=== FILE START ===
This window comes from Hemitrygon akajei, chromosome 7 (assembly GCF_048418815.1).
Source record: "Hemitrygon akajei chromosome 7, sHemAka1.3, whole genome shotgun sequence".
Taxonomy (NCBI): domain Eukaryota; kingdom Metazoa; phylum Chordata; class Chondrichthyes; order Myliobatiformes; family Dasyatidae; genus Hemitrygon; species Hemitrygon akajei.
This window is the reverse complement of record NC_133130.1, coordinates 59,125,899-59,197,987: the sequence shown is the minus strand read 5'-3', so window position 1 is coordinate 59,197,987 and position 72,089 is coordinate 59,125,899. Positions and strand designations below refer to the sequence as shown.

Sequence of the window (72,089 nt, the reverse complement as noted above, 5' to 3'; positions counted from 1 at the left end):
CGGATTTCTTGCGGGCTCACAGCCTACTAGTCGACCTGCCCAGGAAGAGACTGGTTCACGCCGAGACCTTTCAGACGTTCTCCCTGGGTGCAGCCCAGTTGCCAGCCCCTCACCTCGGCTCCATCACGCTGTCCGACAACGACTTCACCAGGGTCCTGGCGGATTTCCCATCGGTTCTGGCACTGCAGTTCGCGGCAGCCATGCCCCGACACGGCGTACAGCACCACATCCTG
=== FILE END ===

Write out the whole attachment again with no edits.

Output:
This window comes from Hemitrygon akajei, chromosome 7 (assembly GCF_048418815.1).
Source record: "Hemitrygon akajei chromosome 7, sHemAka1.3, whole genome shotgun sequence".
Taxonomy (NCBI): domain Eukaryota; kingdom Metazoa; phylum Chordata; class Chondrichthyes; order Myliobatiformes; family Dasyatidae; genus Hemitrygon; species Hemitrygon akajei.
This window is the reverse complement of record NC_133130.1, coordinates 59,125,899-59,197,987: the sequence shown is the minus strand read 5'-3', so window position 1 is coordinate 59,197,987 and position 72,089 is coordinate 59,125,899. Positions and strand designations below refer to the sequence as shown.

Sequence of the window (72,089 nt, the reverse complement as noted above, 5' to 3'; positions counted from 1 at the left end):
CGGATTTCTTGCGGGCTCACAGCCTACTAGTCGACCTGCCCAGGAAGAGACTGGTTCACGCCGAGACCTTTCAGACGTTCTCCCTGGGTGCAGCCCAGTTGCCAGCCCCTCACCTCGGCTCCATCACGCTGTCCGACAACGACTTCACCAGGGTCCTGGCGGATTTCCCATCGGTTCTGGCACTGCAGTTCGCGGCAGCCATGCCCCGACACGGCGTACAGCACCACATCCTG